White-legged poultry should always be selected for boiling as it is of better colour when dressed than any other. Truss the fowls firmly and neatly, with the legs drawn into the bodies, and the wings twisted over the backs; let them be well covered with water, which should be hot, but not boiling when they are put in. A full-sized fowl will require about three quarters of an hour from the time of its beginning to simmer; but young chickens not more than from twenty to twenty-five minutes: they should be very gently boiled, and the scum should be removed with great care as it gathers on the surface of the water. Either of the following sauces may be sent to table with them: parsley and butter, béchamel, English white sauce, oyster, celery, or white-mushroom sauce. The fowls are often dished with small tufts of delicately boiled cauliflower placed round them; or with young vegetable marrow scarcely larger than an egg, merely pared and halved after it is dressed: white sauce must be served with both of these. The livers and gizzards are not, at the present day, ever served in the wings of boiled fowls. The livers may be simmered for four or five minutes, then pressed to a smooth paste with a wooden spoon, and mixed very gradually with the sauce, which should not boil after they are added.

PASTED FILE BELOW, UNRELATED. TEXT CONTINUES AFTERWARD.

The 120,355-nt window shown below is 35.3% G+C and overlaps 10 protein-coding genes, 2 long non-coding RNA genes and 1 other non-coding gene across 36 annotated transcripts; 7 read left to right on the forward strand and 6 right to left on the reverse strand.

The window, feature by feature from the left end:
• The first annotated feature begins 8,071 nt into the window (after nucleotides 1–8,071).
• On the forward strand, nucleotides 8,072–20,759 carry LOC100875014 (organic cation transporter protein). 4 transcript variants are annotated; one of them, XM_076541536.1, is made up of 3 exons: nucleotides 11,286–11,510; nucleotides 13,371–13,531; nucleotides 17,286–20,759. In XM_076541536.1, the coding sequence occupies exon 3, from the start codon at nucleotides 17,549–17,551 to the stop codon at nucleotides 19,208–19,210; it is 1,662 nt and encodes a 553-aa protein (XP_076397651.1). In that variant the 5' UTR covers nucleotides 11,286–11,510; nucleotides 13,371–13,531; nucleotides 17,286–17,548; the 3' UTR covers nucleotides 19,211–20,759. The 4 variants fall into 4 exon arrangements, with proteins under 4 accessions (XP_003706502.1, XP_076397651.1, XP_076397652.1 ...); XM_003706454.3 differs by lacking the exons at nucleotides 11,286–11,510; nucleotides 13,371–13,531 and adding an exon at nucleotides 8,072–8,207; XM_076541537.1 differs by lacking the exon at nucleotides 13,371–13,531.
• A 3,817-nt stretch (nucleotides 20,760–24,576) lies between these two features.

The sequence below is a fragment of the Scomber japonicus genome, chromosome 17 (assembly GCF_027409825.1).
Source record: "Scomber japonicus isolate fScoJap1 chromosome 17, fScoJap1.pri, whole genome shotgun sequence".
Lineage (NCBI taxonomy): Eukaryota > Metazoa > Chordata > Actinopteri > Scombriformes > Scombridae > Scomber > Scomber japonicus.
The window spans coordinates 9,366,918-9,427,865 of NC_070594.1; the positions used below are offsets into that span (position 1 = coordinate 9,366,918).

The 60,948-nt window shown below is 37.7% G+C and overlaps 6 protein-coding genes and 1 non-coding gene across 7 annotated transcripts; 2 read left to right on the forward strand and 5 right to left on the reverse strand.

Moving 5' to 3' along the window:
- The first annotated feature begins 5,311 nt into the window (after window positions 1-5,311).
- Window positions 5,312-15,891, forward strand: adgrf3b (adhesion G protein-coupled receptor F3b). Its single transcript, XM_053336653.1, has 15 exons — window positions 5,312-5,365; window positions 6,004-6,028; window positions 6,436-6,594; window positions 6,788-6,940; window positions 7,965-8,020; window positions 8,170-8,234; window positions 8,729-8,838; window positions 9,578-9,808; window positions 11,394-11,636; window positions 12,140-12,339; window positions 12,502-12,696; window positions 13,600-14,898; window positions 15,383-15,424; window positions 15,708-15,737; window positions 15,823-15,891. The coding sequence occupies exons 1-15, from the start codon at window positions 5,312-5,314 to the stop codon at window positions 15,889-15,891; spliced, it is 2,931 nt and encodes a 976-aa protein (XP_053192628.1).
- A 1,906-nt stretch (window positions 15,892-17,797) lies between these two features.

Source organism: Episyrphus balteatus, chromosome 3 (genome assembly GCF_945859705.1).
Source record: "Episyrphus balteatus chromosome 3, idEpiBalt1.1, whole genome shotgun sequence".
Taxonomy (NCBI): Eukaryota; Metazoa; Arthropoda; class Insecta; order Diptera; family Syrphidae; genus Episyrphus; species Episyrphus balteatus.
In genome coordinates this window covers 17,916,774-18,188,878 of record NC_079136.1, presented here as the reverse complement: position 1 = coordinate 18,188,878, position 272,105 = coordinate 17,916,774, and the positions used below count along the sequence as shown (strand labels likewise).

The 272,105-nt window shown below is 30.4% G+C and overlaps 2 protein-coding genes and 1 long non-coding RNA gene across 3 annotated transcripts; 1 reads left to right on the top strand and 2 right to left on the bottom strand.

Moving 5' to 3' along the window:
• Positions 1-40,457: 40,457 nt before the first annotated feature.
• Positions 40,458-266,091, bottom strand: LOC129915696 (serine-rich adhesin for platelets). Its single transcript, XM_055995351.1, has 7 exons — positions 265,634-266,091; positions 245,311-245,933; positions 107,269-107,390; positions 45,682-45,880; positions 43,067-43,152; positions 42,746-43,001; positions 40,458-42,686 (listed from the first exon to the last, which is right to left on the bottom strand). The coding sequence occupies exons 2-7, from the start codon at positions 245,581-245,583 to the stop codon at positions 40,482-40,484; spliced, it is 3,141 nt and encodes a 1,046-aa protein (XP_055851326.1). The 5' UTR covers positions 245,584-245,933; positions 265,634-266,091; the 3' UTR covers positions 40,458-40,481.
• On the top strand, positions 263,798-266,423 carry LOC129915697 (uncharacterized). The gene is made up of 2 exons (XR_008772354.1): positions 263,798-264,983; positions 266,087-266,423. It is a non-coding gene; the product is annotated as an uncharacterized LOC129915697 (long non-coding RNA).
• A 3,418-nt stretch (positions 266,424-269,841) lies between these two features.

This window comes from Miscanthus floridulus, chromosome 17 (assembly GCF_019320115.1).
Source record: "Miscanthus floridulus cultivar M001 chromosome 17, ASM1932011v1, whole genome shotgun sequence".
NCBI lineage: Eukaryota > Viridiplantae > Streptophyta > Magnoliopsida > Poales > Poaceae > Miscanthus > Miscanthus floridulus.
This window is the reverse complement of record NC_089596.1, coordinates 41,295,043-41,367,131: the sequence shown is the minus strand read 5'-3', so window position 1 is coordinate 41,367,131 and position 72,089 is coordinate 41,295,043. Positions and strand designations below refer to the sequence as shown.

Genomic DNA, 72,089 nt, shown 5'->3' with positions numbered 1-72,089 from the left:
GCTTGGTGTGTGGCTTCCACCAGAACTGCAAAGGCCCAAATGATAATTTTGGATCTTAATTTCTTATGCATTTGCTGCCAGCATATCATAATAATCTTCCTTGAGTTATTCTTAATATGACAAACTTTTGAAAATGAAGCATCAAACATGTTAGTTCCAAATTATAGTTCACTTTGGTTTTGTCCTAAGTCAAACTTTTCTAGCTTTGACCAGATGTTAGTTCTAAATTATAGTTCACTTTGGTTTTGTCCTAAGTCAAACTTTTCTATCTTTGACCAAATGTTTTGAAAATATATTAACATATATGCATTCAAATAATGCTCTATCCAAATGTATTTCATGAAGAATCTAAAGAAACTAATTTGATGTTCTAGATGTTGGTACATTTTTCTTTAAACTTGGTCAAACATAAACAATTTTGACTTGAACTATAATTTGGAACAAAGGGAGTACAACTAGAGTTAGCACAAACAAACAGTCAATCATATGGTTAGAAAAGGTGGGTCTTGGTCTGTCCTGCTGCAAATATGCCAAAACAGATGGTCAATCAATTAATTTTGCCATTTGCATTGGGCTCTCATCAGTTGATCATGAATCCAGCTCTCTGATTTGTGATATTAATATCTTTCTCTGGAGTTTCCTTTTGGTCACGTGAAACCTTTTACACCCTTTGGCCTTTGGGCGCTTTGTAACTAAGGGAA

Full-sized fowl, ¾ hour: young chickens, 20 to 25 minutes.
Obs.—Rather less than half a gallon of cold added to an equal quantity of boiling water, will bring it to the proper degree of heat for putting in the fowls, or the same directions may be observed for them as those given for a boiled turkey. For richer modes of boiling poultry, see Blanc and Poêlée.